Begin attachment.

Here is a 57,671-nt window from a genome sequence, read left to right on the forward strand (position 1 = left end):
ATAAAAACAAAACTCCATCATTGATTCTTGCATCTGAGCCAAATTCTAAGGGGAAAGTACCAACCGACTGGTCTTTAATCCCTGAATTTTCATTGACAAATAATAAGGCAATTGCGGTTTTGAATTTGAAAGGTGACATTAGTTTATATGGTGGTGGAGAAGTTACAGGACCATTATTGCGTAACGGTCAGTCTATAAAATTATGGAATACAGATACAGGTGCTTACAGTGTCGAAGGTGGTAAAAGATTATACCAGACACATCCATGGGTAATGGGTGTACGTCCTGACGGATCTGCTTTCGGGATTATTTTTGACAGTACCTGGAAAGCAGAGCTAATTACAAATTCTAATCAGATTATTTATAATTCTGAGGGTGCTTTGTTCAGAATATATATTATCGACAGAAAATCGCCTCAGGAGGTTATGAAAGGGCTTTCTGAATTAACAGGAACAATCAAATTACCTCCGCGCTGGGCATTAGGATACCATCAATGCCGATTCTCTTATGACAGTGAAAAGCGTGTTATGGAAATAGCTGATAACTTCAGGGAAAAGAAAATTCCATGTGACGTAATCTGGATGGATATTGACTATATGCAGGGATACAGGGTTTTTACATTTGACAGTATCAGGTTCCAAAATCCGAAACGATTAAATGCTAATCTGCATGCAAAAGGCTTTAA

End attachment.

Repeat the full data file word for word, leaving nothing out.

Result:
Here is a 57,671-nt window from a genome sequence, read left to right on the forward strand (position 1 = left end):
ATAAAAACAAAACTCCATCATTGATTCTTGCATCTGAGCCAAATTCTAAGGGGAAAGTACCAACCGACTGGTCTTTAATCCCTGAATTTTCATTGACAAATAATAAGGCAATTGCGGTTTTGAATTTGAAAGGTGACATTAGTTTATATGGTGGTGGAGAAGTTACAGGACCATTATTGCGTAACGGTCAGTCTATAAAATTATGGAATACAGATACAGGTGCTTACAGTGTCGAAGGTGGTAAAAGATTATACCAGACACATCCATGGGTAATGGGTGTACGTCCTGACGGATCTGCTTTCGGGATTATTTTTGACAGTACCTGGAAAGCAGAGCTAATTACAAATTCTAATCAGATTATTTATAATTCTGAGGGTGCTTTGTTCAGAATATATATTATCGACAGAAAATCGCCTCAGGAGGTTATGAAAGGGCTTTCTGAATTAACAGGAACAATCAAATTACCTCCGCGCTGGGCATTAGGATACCATCAATGCCGATTCTCTTATGACAGTGAAAAGCGTGTTATGGAAATAGCTGATAACTTCAGGGAAAAGAAAATTCCATGTGACGTAATCTGGATGGATATTGACTATATGCAGGGATACAGGGTTTTTACATTTGACAGTATCAGGTTCCAAAATCCGAAACGATTAAATGCTAATCTGCATGCAAAAGGCTTTAA